“I think a lot of people just tend to turn their heads and think that homeless people are not equal. If you were in that position, you wouldn’t want to be treated bad. All homeless people aren’t bad, there may be some who are having issues. You have to remember that they have had difficult past lives or bad home lives that made them like that...” – Melissa.
“I was a girl scout. I won awards in grade school for spelling. Spelling was my best subject! I graduated high school and I did attend college, but I didn’t finish. I would meet a guy and that would cause me to mess up. I would get with a guy and quit college, work or whatever.”
Melissa came to Texas from California in 2012 to escape a bad relationship and first heard about Open Door through her friends at Tent City. After experiencing homelessness for a total of 16 years, Melissa has been in permanent supportive housing for almost a year. “When you are homeless, you tend to feel bad about yourself. Being in a house and having people that care about me, makes me feel better and I hold myself better. I do get stressed a lot, but I’m still learning every day.”
She smiles and shakes her head as she admits she tends to be a little negative and emotional. It’s typical of her old way of thinking.
Since coming to Open Door, Melissa has formed close friendships with the community and her neighbor. “If I didn’t have my friends I would be lost. My friends give me advice. I love that I have friends here that are there for me and listen when I need to talk.” Melissa has formed a special relationship with her case manager, Paige, who says: “Every day I see her, she has a smile on her face and she is an encouraging friend. It’s not just that she has good friends, she is a good friend to the people around here. That’s something for her to be proud of.”
“I am proud of being a mother to my kids and being able to enjoy what time I get with them on the phone because they are all spread out. I just found out I’m a grandma for the 5th time! When you are on the streets, it’s hard to think about other things besides surviving and taking care of yourself. I’ve been able to call my son and tell him that I’m in a home and not on the streets and I am really grateful that I don’t have to worry about all that.”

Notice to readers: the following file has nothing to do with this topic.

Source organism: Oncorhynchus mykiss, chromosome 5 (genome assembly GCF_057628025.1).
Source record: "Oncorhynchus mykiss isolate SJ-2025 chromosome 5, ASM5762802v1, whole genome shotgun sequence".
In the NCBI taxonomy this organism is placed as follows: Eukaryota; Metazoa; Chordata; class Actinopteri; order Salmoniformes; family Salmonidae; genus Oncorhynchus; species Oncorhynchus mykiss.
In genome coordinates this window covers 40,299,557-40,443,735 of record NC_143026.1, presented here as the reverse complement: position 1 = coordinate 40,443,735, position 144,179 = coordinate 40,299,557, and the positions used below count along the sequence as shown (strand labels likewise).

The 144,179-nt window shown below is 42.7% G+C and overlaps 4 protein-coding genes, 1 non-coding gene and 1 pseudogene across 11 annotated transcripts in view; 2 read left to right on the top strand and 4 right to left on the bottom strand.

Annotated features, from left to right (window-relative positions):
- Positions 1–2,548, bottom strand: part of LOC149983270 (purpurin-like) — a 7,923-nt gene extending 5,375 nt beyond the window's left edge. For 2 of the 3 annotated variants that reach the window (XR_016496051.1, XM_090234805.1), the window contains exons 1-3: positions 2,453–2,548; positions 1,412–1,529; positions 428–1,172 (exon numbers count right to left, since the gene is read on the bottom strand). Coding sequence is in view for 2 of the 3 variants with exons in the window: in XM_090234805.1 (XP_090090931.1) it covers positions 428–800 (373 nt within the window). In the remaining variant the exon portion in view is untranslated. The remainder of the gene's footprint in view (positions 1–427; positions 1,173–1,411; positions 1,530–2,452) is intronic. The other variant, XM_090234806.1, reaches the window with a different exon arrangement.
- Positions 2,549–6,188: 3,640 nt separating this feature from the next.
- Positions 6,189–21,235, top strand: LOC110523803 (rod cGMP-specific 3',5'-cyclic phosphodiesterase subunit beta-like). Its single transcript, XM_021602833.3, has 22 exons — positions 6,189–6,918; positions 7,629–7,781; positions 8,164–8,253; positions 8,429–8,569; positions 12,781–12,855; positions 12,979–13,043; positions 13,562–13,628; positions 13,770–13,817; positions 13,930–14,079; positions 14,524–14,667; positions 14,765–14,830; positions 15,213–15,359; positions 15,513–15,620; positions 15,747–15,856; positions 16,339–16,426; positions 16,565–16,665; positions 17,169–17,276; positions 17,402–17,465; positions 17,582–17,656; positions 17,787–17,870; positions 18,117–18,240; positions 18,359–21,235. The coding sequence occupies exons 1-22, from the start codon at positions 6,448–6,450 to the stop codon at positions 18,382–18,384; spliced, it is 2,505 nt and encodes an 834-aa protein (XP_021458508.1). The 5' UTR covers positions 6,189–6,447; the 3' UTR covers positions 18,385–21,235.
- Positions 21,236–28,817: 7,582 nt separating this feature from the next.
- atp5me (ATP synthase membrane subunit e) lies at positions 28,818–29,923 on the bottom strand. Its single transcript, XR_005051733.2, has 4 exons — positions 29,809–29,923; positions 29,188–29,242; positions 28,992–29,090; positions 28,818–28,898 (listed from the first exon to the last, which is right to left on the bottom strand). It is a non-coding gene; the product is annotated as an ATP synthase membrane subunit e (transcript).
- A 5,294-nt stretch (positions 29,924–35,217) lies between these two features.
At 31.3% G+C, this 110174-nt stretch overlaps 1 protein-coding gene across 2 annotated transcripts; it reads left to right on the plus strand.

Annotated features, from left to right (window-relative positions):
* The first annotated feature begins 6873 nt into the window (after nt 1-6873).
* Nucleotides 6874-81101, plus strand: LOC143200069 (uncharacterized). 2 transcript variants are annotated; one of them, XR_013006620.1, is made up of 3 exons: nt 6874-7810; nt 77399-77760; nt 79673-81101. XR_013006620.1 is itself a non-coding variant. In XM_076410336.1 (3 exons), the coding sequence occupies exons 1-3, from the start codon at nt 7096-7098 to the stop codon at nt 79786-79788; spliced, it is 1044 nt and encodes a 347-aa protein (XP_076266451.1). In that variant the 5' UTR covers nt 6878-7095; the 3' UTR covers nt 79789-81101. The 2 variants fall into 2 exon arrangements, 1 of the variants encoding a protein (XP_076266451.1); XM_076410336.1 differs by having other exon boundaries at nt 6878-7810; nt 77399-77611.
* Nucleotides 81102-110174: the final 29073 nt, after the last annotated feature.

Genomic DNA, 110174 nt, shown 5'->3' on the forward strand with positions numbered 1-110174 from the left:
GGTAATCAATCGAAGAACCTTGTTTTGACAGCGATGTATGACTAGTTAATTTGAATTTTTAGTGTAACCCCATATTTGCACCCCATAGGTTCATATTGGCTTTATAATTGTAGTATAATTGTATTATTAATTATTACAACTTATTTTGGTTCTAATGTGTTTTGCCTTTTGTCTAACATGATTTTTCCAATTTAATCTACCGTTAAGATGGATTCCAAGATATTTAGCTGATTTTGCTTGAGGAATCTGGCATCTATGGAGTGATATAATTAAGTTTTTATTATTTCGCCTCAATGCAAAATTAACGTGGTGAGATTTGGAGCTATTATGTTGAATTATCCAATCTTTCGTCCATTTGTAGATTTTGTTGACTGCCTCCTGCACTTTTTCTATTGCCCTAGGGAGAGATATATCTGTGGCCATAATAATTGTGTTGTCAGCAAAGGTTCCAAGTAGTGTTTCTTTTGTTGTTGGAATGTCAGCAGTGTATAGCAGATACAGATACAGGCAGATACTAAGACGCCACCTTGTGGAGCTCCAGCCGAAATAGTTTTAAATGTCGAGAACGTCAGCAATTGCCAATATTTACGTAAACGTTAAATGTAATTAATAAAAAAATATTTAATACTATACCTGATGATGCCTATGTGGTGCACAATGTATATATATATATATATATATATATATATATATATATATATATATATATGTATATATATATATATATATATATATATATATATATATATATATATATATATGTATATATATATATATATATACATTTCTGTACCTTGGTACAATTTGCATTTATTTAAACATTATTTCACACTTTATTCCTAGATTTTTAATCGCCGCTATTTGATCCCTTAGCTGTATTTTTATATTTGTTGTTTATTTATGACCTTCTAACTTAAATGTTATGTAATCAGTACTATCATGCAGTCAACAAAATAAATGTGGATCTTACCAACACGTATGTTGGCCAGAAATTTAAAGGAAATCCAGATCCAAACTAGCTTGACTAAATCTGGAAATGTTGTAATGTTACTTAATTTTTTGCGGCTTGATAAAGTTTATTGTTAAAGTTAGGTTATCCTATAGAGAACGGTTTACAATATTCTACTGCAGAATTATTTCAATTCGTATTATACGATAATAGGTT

As Melissa thinks about her future, her eyes drift off and I can certainly detect a spark of continued hope. “I hope to have a car and get my license. I just want everything to be okay. Hopefully I can be able to help somebody else that needs help on the streets. I know what they’re going through and I always try to say something. If they don’t want my help, I’ll just try to help somebody else because you can’t force somebody to do something they don’t want to do.”
Since being housed, Melissa has re-discovered some of her old hobbies. She regularly makes necklaces for the community. It’s her way of giving back to the people of Open Door. She also enjoys doing puzzles, painting and decorating her yard. She has recently added a roommate, a four-legged roommate.
“I love my dog and I am so grateful that I get to have her. My dog was on the street before she was with me. I love that I can give her love and a home. She knows when I’m sick or if I’m hurting, she feels my sadness. Her name is Athena.”
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